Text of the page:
Your Jewelry Could Be Causing Your Laptop to Sleep


Your Jewelry Could Be Causing Your Laptop to Sleep


Whatcha got on your wrist today? Is it an activity tracker? A watch? Your grandmother’s bracelet that she left you? Does it have a magnetic closure? If it does, then it just might be the reason why your laptop has been going to sleep while you’re using it.

Last week, a user approached me with the issue that her new company issued laptop was falling asleep unexpectedly as she actively used it. The laptop only entered sleep mode while it was in use and only while it was undocked. That is, while it was not attached to the “dock” which is a device that allows her laptop to function similarly to a desktop PC with an attached keyboard, mouse and monitor. Of course I updated her BIOS and her drivers and checked her power settings, etc. But I couldn’t find anything clearly wrong that would explain the seemingly random sleeps. This user was about to travel internationally for work and I didn’t want her leaving with an unreliable laptop. So I got busy googling and found that many other users with Dell Latitude laptops manufactured in the last few years had experienced the same thing. On one forum, after much discussion, a group of users realized they all wore activity trackers or bracelets or watches with magnetic closures and they reached the conclusion that these were putting their PCs to sleep. Their theory was not at all implausible. I asked the user to stop wearing her activity tracker when she used her laptop and let me know if her PC experienced the issue again. So far so good! She has not experienced the issue again and will be traveling this upcoming week.

An executive at this particular company experienced the same problem as the user I just mentioned. He wore long sleeves and I asked him what he wore on his wrists. On his right wrist, he wore an activity tracker but it had a conventional Tang buckle closure. On his left wrist, he wore a bracelet with… a magnetic closure!

Keen to determine once and for all whether magnetic closures were the issue, I secured the executive’s cooperation in running his wrist around the areas where his wrist might be as he used his laptop. Sure enough, we found the “sweet spot” and his laptop went to sleep. We repeated the experiment once more to make sure.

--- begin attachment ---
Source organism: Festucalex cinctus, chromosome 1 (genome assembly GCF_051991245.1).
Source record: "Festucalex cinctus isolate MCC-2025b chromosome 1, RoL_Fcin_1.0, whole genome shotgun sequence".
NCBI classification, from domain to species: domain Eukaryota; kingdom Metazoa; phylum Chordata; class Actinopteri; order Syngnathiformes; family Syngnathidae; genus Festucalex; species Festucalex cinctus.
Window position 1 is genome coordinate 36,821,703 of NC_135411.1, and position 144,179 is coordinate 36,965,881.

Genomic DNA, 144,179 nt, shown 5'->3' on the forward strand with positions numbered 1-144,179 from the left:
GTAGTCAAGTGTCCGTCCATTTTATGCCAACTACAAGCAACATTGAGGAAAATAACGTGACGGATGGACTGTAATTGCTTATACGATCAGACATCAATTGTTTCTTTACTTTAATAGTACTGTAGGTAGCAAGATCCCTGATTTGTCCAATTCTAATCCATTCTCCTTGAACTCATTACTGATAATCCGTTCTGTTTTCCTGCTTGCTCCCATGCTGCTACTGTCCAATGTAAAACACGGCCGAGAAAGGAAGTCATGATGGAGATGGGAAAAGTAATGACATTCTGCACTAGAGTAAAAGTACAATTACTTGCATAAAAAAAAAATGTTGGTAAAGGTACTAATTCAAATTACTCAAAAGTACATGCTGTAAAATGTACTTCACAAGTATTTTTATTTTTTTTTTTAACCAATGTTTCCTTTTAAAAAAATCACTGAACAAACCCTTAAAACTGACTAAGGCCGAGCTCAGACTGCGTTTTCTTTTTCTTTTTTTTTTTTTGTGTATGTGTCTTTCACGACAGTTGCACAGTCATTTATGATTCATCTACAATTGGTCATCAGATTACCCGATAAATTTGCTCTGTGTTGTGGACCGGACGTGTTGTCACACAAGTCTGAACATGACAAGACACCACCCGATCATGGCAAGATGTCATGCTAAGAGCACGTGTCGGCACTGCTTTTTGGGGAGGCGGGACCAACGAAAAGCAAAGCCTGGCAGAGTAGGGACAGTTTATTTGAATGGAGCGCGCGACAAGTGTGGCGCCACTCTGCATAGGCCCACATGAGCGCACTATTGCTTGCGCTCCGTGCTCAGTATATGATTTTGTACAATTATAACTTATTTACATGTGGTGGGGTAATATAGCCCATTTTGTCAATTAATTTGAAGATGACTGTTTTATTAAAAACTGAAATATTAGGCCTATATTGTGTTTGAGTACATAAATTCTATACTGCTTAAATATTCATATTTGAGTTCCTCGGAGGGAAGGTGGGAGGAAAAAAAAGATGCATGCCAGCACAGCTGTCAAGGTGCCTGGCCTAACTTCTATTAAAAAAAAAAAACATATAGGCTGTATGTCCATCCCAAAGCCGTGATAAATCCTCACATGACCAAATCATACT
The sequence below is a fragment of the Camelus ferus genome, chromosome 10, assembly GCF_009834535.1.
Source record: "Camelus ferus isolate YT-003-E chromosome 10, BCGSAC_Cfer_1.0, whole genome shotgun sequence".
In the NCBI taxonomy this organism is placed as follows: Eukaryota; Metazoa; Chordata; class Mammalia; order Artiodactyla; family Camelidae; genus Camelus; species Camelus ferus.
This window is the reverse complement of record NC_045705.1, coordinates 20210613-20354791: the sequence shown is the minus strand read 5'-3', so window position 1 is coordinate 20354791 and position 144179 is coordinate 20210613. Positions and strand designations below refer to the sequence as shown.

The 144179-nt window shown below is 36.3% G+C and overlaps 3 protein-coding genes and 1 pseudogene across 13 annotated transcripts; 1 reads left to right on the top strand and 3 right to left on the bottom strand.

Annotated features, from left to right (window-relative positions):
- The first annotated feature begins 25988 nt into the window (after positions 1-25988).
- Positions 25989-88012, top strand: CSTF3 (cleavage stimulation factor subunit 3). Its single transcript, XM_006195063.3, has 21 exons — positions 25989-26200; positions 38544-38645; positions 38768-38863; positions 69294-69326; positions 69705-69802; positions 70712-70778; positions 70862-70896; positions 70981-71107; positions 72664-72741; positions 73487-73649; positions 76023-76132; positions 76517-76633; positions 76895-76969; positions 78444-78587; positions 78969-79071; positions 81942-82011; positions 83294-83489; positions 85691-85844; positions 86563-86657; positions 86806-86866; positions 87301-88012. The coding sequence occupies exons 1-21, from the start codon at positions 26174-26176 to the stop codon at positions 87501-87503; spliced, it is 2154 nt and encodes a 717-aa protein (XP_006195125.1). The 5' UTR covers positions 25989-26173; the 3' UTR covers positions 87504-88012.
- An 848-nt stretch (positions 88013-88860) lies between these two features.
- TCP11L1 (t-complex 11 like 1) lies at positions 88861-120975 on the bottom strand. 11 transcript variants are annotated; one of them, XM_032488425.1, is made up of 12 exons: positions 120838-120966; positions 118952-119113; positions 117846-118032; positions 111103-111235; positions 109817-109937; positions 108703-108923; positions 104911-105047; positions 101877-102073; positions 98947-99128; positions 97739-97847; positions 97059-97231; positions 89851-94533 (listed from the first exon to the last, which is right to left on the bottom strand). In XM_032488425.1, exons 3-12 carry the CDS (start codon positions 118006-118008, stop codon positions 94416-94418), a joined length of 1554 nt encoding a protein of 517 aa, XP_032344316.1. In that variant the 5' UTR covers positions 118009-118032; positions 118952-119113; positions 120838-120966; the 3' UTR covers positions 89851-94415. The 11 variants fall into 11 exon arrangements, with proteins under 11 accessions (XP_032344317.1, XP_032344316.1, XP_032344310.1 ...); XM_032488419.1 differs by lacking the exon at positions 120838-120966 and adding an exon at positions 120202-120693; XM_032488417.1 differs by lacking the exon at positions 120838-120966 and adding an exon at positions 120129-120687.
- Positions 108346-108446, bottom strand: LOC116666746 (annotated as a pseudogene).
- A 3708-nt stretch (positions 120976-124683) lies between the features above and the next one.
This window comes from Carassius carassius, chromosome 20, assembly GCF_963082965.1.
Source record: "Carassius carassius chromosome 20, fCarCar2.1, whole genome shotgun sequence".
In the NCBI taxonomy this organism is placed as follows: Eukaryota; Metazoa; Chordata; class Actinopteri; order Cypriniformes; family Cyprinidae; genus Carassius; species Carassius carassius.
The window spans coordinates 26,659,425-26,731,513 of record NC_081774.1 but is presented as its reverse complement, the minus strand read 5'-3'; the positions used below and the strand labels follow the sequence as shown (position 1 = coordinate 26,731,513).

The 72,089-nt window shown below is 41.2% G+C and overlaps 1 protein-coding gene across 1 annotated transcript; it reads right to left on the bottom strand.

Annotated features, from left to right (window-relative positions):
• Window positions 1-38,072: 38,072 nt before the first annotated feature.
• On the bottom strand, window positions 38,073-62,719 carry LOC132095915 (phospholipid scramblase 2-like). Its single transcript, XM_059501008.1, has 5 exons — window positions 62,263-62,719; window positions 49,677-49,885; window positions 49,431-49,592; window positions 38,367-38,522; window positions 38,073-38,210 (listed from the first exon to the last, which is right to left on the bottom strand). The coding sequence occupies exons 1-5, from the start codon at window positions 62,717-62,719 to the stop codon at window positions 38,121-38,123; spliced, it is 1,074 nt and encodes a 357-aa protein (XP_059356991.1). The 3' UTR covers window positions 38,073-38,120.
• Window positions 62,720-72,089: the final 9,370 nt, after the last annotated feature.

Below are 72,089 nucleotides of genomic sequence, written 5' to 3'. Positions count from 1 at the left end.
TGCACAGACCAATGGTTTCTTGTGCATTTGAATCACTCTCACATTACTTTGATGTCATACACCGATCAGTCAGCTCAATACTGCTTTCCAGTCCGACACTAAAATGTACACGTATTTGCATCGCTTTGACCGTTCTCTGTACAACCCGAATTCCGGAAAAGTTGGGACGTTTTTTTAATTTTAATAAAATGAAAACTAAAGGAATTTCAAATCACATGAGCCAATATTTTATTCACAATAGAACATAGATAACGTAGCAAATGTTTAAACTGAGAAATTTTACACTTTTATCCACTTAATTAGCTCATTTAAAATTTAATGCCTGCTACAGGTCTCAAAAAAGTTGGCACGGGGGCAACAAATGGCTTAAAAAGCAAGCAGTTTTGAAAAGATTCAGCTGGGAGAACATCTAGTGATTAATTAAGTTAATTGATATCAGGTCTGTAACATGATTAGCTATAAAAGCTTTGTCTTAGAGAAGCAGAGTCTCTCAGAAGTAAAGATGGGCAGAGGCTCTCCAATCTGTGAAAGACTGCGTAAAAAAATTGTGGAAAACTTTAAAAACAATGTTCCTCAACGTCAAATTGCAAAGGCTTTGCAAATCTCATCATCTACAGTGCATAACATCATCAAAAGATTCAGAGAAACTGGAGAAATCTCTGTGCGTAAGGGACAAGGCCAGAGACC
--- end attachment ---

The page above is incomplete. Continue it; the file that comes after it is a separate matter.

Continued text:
What can you do to resolve this issue and how, exactly, could a magnetic closure be putting a laptop to sleep? The answers to both of those questions are short and simple. Alas, only the answer to the second question is particularly interesting so we’ll save that for last.

If you’re experiencing this issue, you pretty much have three reasonable choices:

(1) Take off the item with the magnetic closure.

(2) Get a different laptop.

(3) Change your power settings so your laptop doesn’t go to sleep when you close the lid. I don’t recommend this because most people will, at some point, forget to put their laptop to sleep or shut it down before closing the lid. So it’s a good idea to let it sleep automatically when you close the lid.

As to the second question — how is it that a magnetic closure can put a laptop to sleep: it’s easy to understand but next to impossible to guess. Many modern laptops know that they have been closed because there is a magnet above your laptop’s display (inside the bezel) and a magnetic sensor in your computer’s base. When the sensor is activated (ideally by the magnet in your display bezel), the laptop knows it has been closed and it responds as it has been programmed to respond. Generally, Windows laptops go to sleep (or hibernate) if they are closed. So if the laptop manufacturer puts the magnetic sensor in a place where a user’s wrists might be, and that user wears a magnet upon their wrist, the magnetic sensor may be erroneously triggered and cause the laptop to sleep.

The PC models that I have personally tested for this issue are the Dell Latitude E7270 and the Dell Latitude E7280. According to users in online forums, some other Dell Latitude models may be affected. I don’t mean to pick on Dell. This is certainly a difficult issue to foresee and I would be surprised if Dell were the only manufacturer to have produced laptops susceptible to this issue.

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